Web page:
Shaking Up Feedback

Working in General English for Adults? Teaching Young Learners over the summer. Moving into English for Academic Purposes? Wherever you teach, whoever you teach, you will always have to give content feedback on a productive task. time feedback

The usual way of giving such feedback is to incorporate it into the linguistic feedback stage. Alternatively, you could opt for a delayed approach – providing feedback in written or spoken form in a follow-up lesson.

Whatever approach you use, maybe there is always the issue that content feedback increases Teacher Talking Time, moves the focus away from the learners and has no true linguistic value.

Perhaps there is a more integrated approach to content feedback?

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Teaching Pronunciation

In the ELT industry, the topic of teaching the sounds of English has many names from phonemics and pronunciation to phonetics, phonology and sound charts. Each of these could be considered a variation on a theme or,IMG_5973 alternatively, individual aspects of the overall topic of teaching pronunciation. Some carry an air of academia, such as phonology, while others hint towards Young Learners e.g. sound charts and phonemics.

Regardless of what we call it, teaching the sounds of the language is an important part of English Language Teaching. Yet, very much like grammar and lexis, it is somewhat of a divided topic with some defending the old fort while others push for change.

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Making Drilling Fun

When native speakers converse, their speech involves a mixture of voluntary speech acts, freely formed to convey their thoughts and ideas, as well as a number of automated responses. Consider this beginning of a conversation with a friend and ask yourself: How much of this constitutes freely-formed speech acts; How much is automated response?photo

John: Hey Bill! How’s you?
Bill: Not too bad, thanks. You?
John: Yeah, not too bad. Well, I’ve actually just found out I failed my exam.
Bill: What?! Oh man, that’s terrible. Sorry to hear that.
John: Yeah, well, never mind eh.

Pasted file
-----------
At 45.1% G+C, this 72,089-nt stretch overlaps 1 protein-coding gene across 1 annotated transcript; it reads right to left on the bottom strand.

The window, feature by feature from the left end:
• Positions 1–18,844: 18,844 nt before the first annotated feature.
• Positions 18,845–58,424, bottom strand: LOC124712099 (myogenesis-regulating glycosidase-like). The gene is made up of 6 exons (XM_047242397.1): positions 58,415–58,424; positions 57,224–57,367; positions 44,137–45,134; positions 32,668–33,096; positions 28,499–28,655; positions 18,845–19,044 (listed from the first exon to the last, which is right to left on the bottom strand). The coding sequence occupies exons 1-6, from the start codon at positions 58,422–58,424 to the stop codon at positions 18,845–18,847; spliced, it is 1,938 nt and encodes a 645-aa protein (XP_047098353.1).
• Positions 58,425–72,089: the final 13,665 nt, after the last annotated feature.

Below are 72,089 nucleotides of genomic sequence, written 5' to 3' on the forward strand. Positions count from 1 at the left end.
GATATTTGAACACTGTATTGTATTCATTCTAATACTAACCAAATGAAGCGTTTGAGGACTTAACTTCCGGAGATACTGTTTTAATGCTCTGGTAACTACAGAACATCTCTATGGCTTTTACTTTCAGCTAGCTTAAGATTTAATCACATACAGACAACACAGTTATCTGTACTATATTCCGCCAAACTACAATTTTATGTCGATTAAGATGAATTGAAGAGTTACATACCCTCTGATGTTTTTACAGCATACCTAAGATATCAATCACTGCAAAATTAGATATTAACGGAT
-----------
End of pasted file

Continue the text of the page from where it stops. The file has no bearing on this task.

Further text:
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The Lost Art of… Recording?

In his entry on technology on the A-Z of ELT blog, Scott Thornbury rightly points out that there are “good reasons for integrating technology into language education, and there are bad reasons.” When it comes to technology, 600px-Sone_Recordingswe’re always looking forwards: the newest hardware, the latest update, the best app.
Rarely do we look back at what once was. Should we perhaps be
doing exactly that?

In order to understand how our industry has grown, ELT teachers need to possess a solid grounding in what came before: an appreciation of the effectiveness of the Communicative Method means understanding the flaws of the Grammar-Translation Method, for example. However, a retrospective look into the past shouldn’t always result in a negative outlook – not everything from ‘back then’ was bad.

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Whiteboarding: the Input Session CELTA Forgot

Every input session on my CELTA course brought with it fresh demands in the practical sessions. The seminar on lexis meant having to include vocabulary lists highlighting the potential issues in (M)eaning, (F)orm and (P)ronunciation. The presentation on receptive skills resulted in the inclusion of the necessary stages to produce an effective listening lesson. 

All of this was very closely monitored by the trainers. If you didn’t do it, then you would fall below standard. The only exception to the rule was the session we had on using the whiteboard, which went as far, ‘… if you want, you can include a whiteboard plan in your lesson plan.’ Continue reading

Pronouncing Stupid

I’m currently teaching students on a summer programme largely from the Far East. This has placed different demands on my teaching – particularly in pronunciation – which is understandable: for Chinese speakers, the sounds of English couldn’t be any more foreign!Pronunciation.JPG

A lot of teachers I’ve met can be quite adverse to pronunciation. Many don’t demand exact pronunciation from their students – as long as the word is understandable, it’s enough, they say…

The issue there is that the vast majority of teachers are well-trained in the art of understanding poorly pronounced English. So, what happens when a student meets a regular native-speaker whose experience of speaking with foreigners goes as far as British holiday resorts in Spain? You’ve guessed it – communication breakdown.
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